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Reviewed by:
W. J. Weatherby. Salman Rushdie: Sentenced to Death. New York: Carroll, 1990. 258 pp. $19.95.

Some of us who have been working for a while on Rushdie have learned to hate books like this. We know they sell well and are written by people who know how to pull a chain. And yet, in Weatherby's case, the signs of its superficiality are everywhere: from its predictable Orientalist invocation of E. M. Forster at the beginning (the author who "presented" India to "us") to its description of the Indian peasantry at one point as "grotesques."

He does not even get simple things right about Rushdie's most famous novel, saying at one point that Midnight's Children concludes with the optimistic suggestion that a "new, more pragmatic generation" would take over in India following the collapse of Saleem's. Wow! This could not be more wrong. In fact, one of the big jokes of the novel is that Saleem's generation has been sterilized, producing only a single deformed offspring (a bastard to boot). This happens only pages before Saleem himself is crushed into "voiceless dust" by the multitudes. Optimistic. On the matter of careful editing, my favorite example is the anti-Asian slur that Weatherby cites on page 52: "Wags [sic] go home," or his calling Bombay-born Farrukh Dhondy a writer from Bangladesh.

In these sorts of blunders, Weatherby does not even have the distinction of being alone. For something quick and neat on the Rushdie affair, Mause Ruthven too has answered the call, and has been joined by foreign policy windbag, Daniel Pipes, and journalist Christopher Hitchens. They have all in a series of op-ed pieces, book reviews, and "overnight" studies used their connections in the publishing world for posturing and occasionally useful gossip about an author who only weeks before the scandal was nothing more to them than a good read.

It is true that there are facts here from time to time that amount to real news. Weatherby has, in spite of the book, provided information in a few places that cannot be easily found elsewhere—particularly the passing comments on Rushdie's early manuscripts, Madame Rama and The Book of the Fir. But even these saving moments are interspersed with unattributed quotations from Rushdie's articles (a practice that at times borders on plagiarism, and at others, creates the false impression that Weatherby had assembled the material from personal correspondence). At any rate, very little here cannot be found in Rushdie's best two or three published interviews before 1986. As for Weatherby's authorities, more than a quarter of the book is simply a bombardment of quotations gathered quickly from the New York and London Who's Who of the writing world.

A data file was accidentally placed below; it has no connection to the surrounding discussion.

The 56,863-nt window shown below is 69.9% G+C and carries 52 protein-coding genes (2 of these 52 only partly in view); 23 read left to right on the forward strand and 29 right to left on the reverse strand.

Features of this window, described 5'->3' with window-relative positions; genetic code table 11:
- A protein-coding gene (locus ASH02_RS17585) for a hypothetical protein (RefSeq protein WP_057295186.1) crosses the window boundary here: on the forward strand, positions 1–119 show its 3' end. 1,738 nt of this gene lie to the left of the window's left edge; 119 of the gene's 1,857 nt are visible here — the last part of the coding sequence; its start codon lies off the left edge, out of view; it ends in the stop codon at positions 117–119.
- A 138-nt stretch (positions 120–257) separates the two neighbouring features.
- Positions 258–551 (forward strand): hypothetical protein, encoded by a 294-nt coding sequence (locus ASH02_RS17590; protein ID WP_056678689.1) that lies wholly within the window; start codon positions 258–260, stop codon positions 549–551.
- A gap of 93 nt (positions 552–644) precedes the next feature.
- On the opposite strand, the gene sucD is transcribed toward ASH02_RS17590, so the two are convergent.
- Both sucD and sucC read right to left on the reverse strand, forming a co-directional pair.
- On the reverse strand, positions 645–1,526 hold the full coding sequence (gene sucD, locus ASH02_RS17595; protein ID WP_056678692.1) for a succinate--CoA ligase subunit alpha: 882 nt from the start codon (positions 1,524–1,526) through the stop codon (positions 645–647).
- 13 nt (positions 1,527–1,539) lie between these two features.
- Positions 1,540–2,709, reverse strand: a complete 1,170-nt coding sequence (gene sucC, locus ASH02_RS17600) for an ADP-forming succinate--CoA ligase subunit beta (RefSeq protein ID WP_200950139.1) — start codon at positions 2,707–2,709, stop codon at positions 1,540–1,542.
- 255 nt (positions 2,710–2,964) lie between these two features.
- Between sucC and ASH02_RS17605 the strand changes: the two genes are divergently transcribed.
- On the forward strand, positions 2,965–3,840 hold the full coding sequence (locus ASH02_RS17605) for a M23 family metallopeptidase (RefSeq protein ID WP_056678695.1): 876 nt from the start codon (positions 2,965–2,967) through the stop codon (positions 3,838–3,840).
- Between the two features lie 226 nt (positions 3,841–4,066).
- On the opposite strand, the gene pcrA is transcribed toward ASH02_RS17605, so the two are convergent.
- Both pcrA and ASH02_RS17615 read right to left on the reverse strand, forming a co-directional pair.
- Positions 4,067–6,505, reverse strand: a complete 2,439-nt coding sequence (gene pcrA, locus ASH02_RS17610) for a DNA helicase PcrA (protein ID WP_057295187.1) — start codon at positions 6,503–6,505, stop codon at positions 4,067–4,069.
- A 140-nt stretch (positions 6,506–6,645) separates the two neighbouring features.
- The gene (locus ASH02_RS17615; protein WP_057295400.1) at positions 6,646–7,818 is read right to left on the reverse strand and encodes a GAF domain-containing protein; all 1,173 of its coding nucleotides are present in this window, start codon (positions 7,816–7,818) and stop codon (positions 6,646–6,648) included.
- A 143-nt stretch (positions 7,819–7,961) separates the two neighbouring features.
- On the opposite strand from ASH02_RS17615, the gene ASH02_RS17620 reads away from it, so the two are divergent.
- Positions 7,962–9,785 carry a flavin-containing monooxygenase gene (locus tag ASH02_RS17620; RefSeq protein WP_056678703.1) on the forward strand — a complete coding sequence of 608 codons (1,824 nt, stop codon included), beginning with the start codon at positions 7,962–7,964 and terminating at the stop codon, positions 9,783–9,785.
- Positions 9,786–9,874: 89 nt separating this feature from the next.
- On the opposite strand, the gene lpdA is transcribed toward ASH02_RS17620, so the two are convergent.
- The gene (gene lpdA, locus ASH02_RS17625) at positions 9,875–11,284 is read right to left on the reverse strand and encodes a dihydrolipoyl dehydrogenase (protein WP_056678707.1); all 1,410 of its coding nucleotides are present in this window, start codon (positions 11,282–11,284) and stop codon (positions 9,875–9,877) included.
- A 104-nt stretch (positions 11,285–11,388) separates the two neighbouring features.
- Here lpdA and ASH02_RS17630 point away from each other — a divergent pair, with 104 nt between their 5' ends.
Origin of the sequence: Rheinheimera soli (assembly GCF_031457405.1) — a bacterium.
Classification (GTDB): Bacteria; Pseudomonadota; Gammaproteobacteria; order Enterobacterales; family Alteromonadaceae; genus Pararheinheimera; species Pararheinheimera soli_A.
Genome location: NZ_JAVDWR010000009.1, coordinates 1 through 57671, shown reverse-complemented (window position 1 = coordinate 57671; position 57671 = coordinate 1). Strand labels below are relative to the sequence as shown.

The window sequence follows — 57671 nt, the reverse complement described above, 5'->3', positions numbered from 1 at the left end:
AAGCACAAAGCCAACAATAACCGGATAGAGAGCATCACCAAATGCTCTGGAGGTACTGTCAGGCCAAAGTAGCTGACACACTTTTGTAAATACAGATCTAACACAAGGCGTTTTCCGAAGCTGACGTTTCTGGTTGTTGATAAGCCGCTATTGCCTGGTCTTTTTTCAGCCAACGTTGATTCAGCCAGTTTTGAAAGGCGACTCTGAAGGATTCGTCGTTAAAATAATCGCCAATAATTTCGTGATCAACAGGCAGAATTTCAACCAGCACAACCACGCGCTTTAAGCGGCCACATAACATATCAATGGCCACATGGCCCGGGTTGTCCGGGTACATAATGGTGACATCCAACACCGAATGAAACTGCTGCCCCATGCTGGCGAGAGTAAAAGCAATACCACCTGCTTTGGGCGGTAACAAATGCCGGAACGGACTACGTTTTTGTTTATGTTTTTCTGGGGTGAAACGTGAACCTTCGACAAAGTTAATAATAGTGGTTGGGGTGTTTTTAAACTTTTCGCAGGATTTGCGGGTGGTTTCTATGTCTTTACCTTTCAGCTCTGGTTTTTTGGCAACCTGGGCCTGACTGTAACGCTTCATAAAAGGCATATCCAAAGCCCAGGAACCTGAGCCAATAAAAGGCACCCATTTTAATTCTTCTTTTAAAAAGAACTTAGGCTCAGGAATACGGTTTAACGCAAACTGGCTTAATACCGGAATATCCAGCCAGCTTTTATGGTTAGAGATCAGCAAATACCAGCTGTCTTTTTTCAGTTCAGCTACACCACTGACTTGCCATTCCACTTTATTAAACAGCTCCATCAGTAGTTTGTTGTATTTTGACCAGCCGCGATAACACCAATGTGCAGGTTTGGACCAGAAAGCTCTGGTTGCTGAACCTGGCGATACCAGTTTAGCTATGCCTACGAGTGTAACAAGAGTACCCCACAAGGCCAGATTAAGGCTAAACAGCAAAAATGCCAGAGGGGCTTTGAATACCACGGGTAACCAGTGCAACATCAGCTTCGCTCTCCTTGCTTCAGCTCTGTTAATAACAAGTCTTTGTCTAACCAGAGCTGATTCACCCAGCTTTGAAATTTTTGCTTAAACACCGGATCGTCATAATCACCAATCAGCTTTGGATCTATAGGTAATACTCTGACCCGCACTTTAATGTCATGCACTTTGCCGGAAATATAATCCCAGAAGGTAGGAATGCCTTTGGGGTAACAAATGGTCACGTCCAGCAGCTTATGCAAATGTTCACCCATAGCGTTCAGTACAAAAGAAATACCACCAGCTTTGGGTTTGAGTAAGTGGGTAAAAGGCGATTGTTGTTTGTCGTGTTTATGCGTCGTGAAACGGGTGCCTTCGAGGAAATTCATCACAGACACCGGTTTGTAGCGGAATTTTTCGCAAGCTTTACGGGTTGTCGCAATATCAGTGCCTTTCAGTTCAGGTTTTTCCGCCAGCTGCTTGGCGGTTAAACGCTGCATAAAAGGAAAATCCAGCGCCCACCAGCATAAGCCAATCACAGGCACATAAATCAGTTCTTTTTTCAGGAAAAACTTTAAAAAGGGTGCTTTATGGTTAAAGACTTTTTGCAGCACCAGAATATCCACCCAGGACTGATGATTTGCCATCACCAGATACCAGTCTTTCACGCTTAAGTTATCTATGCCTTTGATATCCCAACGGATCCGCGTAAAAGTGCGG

And this world is really what warps Weatherby's writing and makes nonsense of the book's literary and biographical claims. It is a New York and London freelance journalists' world of dropped names and career moves. Almost one half of this biography is taken up with insider scoops on the travails of Rushdie's agent, Rushdie's painful separation from his first editor, and the tough decisions of Viking-Penguin over the paperback editon of The Satanic Verses!

Finally, we should not ignore the assumption of this study—that writers are not condemned in Western "democracies." We never hear of the likes of Taher Shriteh, a New York Times journalist, tortured in Israeli jails for the crime of interviewing Palestinians, or Alan Berg, the talk-show host killed (with impunity) by right-wingers in Denver for being Jewish and a leftist. Rushdie, long a defender of the Nicaragua of Sandinismo, now shares with them a common persecution: [End Page 333] Nicaragua's new U.S.-style "democracy" today burns Sandinista books at rallies in the public squares of Leon (this really is happening). Weatherby has no eye for such things. No sense of Rushdian irony. Although this is not the book's only fault, it may be its worst.

Tim Brennan
SUNY, Stony Brook


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